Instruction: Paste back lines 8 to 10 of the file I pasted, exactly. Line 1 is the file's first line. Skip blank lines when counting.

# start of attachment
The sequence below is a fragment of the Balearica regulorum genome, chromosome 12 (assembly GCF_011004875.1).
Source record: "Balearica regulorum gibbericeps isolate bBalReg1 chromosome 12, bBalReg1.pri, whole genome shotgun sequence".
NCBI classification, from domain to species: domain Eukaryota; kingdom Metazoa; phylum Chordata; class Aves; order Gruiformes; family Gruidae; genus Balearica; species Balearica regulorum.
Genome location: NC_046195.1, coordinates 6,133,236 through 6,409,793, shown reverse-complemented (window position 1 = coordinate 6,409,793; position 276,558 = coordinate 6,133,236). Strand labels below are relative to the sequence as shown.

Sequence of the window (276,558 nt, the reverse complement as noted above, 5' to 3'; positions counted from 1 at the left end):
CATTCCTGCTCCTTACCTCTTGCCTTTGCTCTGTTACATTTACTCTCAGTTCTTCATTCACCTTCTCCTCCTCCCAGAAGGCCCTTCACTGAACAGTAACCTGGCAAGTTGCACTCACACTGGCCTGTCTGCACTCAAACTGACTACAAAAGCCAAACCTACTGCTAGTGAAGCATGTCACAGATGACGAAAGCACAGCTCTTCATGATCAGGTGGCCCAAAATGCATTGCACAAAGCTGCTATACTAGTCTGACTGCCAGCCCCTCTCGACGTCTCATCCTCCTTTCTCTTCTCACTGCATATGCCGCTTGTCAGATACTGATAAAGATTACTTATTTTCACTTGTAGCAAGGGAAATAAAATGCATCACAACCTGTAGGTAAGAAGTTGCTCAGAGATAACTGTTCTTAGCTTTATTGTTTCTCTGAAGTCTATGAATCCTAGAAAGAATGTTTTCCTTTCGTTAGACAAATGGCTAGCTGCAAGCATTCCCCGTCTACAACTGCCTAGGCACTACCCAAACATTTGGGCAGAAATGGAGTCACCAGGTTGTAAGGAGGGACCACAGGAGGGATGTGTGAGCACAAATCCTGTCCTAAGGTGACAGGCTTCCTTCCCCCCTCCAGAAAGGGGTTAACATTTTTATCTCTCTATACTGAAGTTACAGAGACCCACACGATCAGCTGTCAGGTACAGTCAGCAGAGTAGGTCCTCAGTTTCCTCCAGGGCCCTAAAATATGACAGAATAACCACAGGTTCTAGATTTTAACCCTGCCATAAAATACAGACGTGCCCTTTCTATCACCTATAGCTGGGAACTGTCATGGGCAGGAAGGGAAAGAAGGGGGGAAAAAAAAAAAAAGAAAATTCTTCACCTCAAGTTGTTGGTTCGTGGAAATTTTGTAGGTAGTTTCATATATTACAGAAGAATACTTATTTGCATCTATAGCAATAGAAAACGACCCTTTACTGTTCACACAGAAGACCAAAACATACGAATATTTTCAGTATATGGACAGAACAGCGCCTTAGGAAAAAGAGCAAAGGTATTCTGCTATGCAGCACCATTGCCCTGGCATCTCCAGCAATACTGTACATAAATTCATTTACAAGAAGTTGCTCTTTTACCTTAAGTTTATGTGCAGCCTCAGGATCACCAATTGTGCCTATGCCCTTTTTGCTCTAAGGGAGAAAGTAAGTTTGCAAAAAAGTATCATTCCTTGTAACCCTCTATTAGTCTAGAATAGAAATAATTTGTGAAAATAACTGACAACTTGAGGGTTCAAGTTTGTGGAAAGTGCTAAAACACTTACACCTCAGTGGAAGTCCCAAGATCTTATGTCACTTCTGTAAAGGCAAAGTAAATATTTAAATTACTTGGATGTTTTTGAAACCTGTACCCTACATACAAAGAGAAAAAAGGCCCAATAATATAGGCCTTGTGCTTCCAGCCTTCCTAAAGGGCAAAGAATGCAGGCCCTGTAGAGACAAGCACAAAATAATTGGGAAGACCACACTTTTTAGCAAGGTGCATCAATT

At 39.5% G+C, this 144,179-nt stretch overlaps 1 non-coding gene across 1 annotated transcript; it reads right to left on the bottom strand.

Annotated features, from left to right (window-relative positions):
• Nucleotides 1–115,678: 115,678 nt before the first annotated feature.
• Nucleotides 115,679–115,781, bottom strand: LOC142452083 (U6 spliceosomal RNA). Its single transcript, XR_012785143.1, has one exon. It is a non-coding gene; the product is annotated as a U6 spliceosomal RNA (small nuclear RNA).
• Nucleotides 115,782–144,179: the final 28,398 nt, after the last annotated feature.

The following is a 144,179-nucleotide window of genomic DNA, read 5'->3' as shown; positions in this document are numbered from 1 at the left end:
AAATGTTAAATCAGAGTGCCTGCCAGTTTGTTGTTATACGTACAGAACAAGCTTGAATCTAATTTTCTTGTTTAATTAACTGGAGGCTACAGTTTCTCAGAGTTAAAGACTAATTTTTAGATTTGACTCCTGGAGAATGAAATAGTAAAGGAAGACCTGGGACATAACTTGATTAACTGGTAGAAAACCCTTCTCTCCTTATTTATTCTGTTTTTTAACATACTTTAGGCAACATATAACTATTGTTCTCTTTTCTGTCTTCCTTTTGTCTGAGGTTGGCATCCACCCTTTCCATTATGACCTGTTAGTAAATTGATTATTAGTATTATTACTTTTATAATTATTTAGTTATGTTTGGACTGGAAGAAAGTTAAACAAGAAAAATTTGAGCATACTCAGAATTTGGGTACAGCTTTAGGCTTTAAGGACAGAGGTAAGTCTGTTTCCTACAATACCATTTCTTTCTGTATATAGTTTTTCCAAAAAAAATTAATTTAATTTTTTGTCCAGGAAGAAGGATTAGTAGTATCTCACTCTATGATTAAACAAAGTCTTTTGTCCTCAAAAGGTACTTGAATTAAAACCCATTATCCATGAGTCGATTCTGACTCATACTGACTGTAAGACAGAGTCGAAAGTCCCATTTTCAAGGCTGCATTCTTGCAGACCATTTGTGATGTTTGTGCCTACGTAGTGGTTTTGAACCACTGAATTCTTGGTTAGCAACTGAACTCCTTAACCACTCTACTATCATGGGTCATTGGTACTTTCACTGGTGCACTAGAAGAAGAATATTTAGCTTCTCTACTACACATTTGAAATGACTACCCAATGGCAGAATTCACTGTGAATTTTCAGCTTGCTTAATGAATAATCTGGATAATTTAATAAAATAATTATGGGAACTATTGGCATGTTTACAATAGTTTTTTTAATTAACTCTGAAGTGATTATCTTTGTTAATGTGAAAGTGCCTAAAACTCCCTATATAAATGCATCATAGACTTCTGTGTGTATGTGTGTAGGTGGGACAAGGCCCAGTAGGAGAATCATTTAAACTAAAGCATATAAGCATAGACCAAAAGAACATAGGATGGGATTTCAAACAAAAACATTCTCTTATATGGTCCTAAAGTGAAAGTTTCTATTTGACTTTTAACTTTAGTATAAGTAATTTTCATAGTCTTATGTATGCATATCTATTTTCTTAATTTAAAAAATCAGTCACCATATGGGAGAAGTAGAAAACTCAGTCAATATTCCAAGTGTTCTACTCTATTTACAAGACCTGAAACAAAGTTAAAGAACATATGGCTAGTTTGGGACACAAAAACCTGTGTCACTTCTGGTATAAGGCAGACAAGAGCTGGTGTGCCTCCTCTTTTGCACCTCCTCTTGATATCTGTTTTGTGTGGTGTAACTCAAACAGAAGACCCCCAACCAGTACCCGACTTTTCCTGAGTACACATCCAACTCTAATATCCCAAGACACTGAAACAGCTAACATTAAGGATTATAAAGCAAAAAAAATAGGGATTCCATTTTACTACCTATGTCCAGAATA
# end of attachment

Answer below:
Annotated features, from left to right (window-relative positions):
• Nucleotides 1–115,678: 115,678 nt before the first annotated feature.
• Nucleotides 115,679–115,781, bottom strand: LOC142452083 (U6 spliceosomal RNA). Its single transcript, XR_012785143.1, has one exon. It is a non-coding gene; the product is annotated as a U6 spliceosomal RNA (small nuclear RNA).